Incidentally, London Moles were present at a PR exercise organised by Ken Livingstone (he used to be Mayor of London, until kicked out by blonde-mopped flag-waving Boris Johnston) as a last desperate attempt to woo voters.  He decided cancer was a vote winner, and invited 30 women to ‘discuss’ treatment.  At one point during the evening the Chairman went round the table, asking the carefully-chosen representatives culled from housing estates and deprived areas of the capital, if any of them had ‘gone private’.  As she asked each one of the 30 present, 21 of them said their families had paid for private treatment – children had mortgaged homes, taken out bank loans, etc, “because we don’t want you suffering, Mum”.    Collapse of that PR exercise.

Another last gasp – this time from Patricia Hewitt – probably the most unpopular Health Secretary in recent times.  Another Mole reported she had announced that The Government wants to cut £400 million each year from the NHS budget by reducing the number of unplanned emergency hospital admissions for chronic illnesses. The plan is still on the table:   patients with conditions such as asthma and heart disease could have better home care with help from community nurses. Ms Hewitt said, “If we could cut these unplanned emergency admissions by 30% patients would have improved lives, hospitals would be able to plan their services better and the NHS could achieve savings of more than £400 million a year.” Wonder how much could be saved each year if a few admin staff jobs were axed?  But when I asked this Mole if he had any idea how patients were to be regimented so they didn’t have ‘unplanned emergency admissions’, he/she/it was sadly silent.

And don’t forget, John, Patricia and all the others could still be re-elected and up for Cabinet Office again – if their party gets in.  Being useless as a Minister is no bar to further high office.  And if they aren’t elected, there is always the House of Lords………

And Mole No. 4 is not only complaining, saying it is more of a ferret (there’s always one!), but looks like being a statistic if it doesn’t cut back on its digging.  With the run-up to the election every political party seems to have ideas of reforming the NHS.  Worrying doctors and nurses, but not the Administrators – they know that whatever is planned, their jobs will be safe – they will just hire more administrators to administer the planned cuts.  Or as NHS jargon describes their job:  Planned Facilitators.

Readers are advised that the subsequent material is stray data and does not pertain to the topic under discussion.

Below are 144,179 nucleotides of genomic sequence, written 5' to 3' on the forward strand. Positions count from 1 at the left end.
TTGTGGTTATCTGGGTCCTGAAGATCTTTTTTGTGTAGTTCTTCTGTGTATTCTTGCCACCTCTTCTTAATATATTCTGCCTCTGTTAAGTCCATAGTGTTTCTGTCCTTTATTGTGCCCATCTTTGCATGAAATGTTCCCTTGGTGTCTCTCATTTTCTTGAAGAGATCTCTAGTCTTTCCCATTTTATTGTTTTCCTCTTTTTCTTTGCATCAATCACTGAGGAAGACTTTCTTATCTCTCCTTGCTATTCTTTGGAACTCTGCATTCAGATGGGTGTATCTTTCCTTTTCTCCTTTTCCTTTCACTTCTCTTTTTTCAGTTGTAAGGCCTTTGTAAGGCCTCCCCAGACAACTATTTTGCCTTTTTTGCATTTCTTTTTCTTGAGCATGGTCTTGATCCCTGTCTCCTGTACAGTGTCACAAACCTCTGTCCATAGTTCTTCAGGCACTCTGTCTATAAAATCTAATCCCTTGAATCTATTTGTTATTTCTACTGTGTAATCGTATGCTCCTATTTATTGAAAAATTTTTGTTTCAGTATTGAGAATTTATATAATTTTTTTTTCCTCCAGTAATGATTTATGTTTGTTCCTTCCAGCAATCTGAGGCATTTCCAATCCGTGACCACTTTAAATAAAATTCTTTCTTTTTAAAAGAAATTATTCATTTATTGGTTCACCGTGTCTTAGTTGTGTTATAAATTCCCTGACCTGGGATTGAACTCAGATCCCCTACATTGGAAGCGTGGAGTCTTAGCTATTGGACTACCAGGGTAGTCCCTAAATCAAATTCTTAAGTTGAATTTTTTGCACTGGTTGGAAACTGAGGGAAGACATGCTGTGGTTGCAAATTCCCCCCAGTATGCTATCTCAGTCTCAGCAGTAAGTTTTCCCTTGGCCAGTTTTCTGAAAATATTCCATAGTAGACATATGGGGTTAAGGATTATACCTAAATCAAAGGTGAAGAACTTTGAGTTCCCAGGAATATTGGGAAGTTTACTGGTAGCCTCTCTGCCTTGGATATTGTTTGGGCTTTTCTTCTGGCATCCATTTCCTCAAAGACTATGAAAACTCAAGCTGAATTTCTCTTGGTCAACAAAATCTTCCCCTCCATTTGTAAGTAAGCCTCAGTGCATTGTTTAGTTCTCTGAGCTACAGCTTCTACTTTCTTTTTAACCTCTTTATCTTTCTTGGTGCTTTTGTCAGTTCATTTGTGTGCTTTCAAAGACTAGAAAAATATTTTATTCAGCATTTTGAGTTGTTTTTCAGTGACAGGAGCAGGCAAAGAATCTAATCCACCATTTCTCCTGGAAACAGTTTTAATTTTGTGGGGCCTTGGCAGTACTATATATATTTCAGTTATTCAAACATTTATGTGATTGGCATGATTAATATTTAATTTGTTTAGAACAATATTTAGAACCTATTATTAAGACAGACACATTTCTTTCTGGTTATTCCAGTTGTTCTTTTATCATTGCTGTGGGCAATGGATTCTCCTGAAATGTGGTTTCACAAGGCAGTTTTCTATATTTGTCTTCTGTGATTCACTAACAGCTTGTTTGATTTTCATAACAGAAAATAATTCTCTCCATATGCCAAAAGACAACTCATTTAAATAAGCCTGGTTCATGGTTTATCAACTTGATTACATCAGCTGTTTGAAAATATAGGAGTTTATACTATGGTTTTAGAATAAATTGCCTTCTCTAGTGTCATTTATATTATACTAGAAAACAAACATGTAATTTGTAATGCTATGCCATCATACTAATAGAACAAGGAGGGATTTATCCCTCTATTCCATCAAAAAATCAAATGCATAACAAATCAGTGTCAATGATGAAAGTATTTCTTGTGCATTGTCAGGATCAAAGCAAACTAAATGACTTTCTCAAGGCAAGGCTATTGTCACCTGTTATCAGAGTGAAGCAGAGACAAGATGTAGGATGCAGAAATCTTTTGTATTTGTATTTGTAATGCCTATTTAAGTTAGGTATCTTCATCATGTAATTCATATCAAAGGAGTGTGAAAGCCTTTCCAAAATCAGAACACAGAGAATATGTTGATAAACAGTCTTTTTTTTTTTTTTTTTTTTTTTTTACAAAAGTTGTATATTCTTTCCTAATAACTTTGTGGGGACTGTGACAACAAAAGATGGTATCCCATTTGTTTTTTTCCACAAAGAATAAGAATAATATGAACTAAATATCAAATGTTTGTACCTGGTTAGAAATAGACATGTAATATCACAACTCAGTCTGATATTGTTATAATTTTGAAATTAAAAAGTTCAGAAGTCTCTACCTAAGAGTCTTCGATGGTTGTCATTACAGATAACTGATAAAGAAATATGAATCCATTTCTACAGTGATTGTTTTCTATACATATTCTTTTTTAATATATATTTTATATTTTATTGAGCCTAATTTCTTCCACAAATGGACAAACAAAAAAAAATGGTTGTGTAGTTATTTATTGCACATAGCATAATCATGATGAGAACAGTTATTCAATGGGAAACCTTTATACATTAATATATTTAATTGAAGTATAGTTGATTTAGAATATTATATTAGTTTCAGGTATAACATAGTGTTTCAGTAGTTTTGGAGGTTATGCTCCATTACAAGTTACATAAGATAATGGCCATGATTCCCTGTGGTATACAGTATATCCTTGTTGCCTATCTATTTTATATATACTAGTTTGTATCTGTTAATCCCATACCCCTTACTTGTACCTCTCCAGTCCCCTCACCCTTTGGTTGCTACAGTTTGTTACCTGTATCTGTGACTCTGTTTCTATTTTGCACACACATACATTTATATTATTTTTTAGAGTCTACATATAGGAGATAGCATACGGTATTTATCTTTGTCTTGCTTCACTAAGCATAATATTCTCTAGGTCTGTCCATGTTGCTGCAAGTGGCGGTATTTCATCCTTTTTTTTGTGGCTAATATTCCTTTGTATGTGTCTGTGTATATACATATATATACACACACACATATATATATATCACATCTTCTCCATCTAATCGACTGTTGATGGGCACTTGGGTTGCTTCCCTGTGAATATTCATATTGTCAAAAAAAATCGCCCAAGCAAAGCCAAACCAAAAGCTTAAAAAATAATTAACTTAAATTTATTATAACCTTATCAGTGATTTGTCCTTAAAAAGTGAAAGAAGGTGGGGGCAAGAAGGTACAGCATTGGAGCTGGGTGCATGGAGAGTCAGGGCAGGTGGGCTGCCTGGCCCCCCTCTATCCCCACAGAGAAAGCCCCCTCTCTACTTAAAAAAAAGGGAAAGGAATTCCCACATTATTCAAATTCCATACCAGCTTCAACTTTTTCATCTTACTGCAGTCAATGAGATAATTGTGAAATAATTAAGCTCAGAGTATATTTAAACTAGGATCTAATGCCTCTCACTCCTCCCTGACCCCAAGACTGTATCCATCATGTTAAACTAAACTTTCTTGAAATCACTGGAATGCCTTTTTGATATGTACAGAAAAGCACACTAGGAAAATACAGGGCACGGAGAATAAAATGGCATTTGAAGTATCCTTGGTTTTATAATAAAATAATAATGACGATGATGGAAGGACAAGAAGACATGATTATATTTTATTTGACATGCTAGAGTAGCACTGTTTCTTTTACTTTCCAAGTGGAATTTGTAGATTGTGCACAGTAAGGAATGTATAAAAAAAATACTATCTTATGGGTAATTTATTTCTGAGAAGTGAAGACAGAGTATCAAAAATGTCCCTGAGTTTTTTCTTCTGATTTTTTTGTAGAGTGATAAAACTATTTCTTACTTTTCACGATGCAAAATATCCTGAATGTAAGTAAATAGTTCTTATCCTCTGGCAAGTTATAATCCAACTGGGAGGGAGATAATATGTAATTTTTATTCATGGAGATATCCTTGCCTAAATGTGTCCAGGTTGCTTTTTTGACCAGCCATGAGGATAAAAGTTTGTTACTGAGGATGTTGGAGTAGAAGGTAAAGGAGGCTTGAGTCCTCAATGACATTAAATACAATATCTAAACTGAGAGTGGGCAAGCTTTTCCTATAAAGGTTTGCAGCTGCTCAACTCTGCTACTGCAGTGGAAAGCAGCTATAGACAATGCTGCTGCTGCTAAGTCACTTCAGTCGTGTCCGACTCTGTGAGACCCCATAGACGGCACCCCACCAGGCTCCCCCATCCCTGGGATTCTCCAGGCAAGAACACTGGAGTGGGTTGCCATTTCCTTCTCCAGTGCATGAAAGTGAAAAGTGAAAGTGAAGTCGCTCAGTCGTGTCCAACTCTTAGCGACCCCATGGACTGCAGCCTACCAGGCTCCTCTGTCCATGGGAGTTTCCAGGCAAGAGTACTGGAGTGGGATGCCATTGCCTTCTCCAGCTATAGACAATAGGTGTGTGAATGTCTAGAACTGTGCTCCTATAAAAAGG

In one  round of NHS re-organisation, the eight Primary Care Trusts (PCTs) in Derbyshire could be combined into one massive countywide trust as part of a major cost-cutting exercise. Just as it was in the 1970s. Similar reductions in PCTs are planned across the country in a move to reduce the amount of money wasted on NHS bureaucracy. The Government’s aim is to save £250m a year and Derbyshire must save £3m, but the initial costs of making senior executives redundant could run into millions of pounds.

And as reported in Cancer News elsewhere, each time a PCT is ‘re-organised’, all 150- something Trusts hare off to their favourite designers and printers, to get a new logo and re-print all those tons of paperwork they love to send through the post.  Well, someone has to keep the postal workers in a job.

N.B.  Moles should watch out.  NHS Choices in Derby offers Mole removal on the NHS, and says “your mole may be removed if it is causing you to be depressed”.

This is unfair to Moles – they are just the messenger – without them we don’t know what’s going on.  So next time you want to copy Jasper Carrot and sit up all night with a gun to protect your lawn – don’t shoot the messenger.

For more of the Moles’ reports: http://www.derbygripe.co.uk/nhs.htm

Their anonymity has been protected so they don’t get accused of being whistleblowers, and cost the poor taxpayer lots of money when they sue.  Well, Moles probably have rights too.